Review: SUPER SONS Vol. 1: When I Grow Up...


Writer: Peter J. Tomasi
Pencils: Jorge Jiménez
     Super Sons: Vol. 1 collects the first five issues of the Super Sons series and tells the story of Jonathan Kent A.K.A. Superboy and Damian Wayne A.K.A. Robin, the sons of Superman and Batman as they form a reluctant team to fight teenage supervillain Kid Amazo. Kid Amazo threatens the entire Justice League with his powers and the Super Sons wind up enlisting the help of an unlikely ally in their battle. Jonathan Kent and Damian Wayne have the potential to save to world…provided that they don’t kill each other first.
     When I first heard that DC Comics decided to give Superman and Lois Lane a son, I was a bit skeptical with the direction they were taking. Was this just a temporary marketing ploy or did DC actually have long term plans in store for Superman’s offspring? The debut of Super Sons changed my opinion. The addition of Jonathan Kent has breathed new life into the Superman mythos and will provide new stories for years to come.

The banter between Jonathan and Damian is the backbone of Super Sons success.  

      Super Sons is everything superhero comics should be. It has a great sense of adventure, great action sequences, phenomenal artwork, and most importantly it’s absolutely fun. The comic book industry can take itself a bit too seriously at times and they forget that they are supposed to provide a sense of fun for the readers. I actually got excited as I turned the pages of this comic.
     The highlight of this comic book is the relationship between Jonathan and Damian. Jonathan Kent is ten years old and his powers are still developing. He’s a good kid that follows the rules, but the fact his parents refuse to let him use his powers publicly leaves him deeply conflicted about who he is. When Jonathan sees one of his classmates get bullied, Jonathan desperately wants to use his powers, but he knows that he cannot defend him. Damian Wayne is a thirteen-year-old who is too smart for his own good. Unlike Jonathan, Damian Wayne rebels against authority, is a bully, and has a high opinion of himself. However, Damian still wants his father to support him. This creates a great dynamic between the two. The older and smarter Damian tries to manipulate the younger, but more powerful Jonathan into doing his bidding. However, Damian constantly underestimates Jonathan’s intelligence. Despite the fact that Damian constantly picks on Jonathan, he still looks up to Damian and wants to be liked by him, even though Damian doesn’t seem to care. These two constantly bicker back and forth just like siblings do with each other. You can really tell that writer Peter J. Tomasi has young sons as they have no doubt influenced his writing on Super Sons. Writers tend to make child characters’ sound like adults when they talk, but this is something Tomasi avoids. Both Damian and Jonathan talk exactly like how ten and thirteen year old kids talk.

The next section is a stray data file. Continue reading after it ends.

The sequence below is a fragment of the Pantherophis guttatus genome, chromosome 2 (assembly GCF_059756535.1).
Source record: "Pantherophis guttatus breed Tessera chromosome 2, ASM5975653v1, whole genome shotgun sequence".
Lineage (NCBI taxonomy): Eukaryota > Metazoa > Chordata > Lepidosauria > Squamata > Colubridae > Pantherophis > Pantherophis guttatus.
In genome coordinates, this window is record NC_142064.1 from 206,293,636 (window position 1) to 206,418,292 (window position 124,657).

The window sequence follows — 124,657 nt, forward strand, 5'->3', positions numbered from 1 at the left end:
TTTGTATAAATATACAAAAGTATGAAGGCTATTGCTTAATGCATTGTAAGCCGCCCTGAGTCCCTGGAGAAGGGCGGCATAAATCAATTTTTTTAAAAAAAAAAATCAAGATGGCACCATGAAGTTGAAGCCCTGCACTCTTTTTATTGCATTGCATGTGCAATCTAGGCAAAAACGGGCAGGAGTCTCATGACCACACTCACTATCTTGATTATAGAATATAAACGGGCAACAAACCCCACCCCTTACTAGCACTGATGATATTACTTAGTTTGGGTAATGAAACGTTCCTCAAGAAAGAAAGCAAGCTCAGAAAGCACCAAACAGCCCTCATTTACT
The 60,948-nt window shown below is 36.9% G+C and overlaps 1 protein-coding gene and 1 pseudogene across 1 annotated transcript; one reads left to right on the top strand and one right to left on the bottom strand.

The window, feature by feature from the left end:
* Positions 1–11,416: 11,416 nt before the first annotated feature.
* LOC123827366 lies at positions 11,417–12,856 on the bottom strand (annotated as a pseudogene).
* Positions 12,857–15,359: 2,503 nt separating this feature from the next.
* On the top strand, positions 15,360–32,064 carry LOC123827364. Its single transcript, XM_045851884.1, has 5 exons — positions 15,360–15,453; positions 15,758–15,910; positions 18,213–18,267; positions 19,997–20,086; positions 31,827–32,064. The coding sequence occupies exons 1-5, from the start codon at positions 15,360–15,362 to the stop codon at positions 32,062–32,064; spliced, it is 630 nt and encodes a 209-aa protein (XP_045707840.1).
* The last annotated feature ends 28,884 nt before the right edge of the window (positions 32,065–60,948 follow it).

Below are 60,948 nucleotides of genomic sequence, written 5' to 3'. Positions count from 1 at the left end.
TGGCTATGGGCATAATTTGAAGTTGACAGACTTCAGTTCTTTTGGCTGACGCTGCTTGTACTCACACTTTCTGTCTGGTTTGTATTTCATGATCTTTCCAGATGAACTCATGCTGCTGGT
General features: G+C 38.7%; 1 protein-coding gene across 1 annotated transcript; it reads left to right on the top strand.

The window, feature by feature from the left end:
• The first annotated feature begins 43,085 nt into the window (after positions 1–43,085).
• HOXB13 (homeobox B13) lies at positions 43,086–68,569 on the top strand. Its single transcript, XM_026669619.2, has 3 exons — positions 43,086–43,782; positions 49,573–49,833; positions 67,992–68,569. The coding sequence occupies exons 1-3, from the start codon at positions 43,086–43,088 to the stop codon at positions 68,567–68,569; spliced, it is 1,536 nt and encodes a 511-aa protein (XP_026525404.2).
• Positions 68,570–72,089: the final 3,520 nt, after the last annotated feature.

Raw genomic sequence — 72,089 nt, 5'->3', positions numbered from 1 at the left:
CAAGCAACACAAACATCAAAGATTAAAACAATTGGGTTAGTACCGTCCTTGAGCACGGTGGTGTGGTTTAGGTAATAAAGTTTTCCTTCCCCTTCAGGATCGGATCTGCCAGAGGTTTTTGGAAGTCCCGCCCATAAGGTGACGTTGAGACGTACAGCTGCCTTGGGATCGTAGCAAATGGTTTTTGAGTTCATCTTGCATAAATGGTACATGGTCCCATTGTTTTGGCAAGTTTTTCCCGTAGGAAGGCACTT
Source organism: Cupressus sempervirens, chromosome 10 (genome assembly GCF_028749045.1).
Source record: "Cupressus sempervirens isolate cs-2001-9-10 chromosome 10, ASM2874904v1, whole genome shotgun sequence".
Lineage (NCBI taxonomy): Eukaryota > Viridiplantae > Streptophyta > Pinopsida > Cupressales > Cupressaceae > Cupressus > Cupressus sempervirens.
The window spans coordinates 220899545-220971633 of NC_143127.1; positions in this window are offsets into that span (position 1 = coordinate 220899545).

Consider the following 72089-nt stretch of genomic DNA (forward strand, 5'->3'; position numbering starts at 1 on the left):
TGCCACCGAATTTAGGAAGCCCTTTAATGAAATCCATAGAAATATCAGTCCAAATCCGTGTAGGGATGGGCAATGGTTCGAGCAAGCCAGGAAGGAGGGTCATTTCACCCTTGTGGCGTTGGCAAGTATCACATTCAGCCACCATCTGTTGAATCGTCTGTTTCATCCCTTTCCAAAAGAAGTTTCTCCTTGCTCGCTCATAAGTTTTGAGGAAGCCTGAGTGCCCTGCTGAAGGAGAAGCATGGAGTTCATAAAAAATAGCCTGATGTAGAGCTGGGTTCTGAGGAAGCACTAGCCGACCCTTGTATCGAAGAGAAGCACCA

Jorge Jiménez's artwork is fun and lighthearted just like Jonathan and Damian.
     Jorge Jiménez’s artwork fits the tone of this series perfectly. His artwork is heavily influenced by manga and has progressed in quality very quickly since he first started out in the industry. One thing that I love about Jiménez’s artwork is that his drawings of kids actually look like kids. Many artists struggle with this for some reason and they wind up drawing kids like they are small adults. The facial expressions that Jiménez uses for the various characters in Super Sons are also great. The faces he draws are exaggerated and gives the art of Super Sons a cartoon vibe. Jorge Jiménez will be a major player in the comic book industry for years to come if he keeps churning out great art like this.
     Jonathan Kent and Damian Wayne are characters that readers of all ages can connect with because of their human qualities. We either know kids like this or we were kids like this once upon a time. I wasn’t a fan of Damian Wayne when he first debuted, but this series has convinced me that he’s a great fit for the Robin mantle. Having a borderline evil genius as Robin can lead to many new storylines in the future. Jonathan Kent is also worthy of the Superboy moniker. Overall, Super Sons is a perfect comic book that readers of all ages can enjoy.

It's been hinted that DC Comics has big plans with Jonathan and Damian going forward.
     Unfortunately, Super Sons was canceled last week after sixteen issues to make room for writer Brian Michael Bendis, who will be writing Action Comics and Superman starting in May. The cancellation caused an uproar amongst fans when Peter J. Tomasi broke the news on Twitter. Tomasi would later tweet that Super Sons was not canceled due to low sales and that big plans were in store for Super Sons. Hopefully, Tomasi and Jorge Jimenez will be able to continue the story of Jonathan Kent and Damian Wayne because there are so many more great stories that can be told with these characters.

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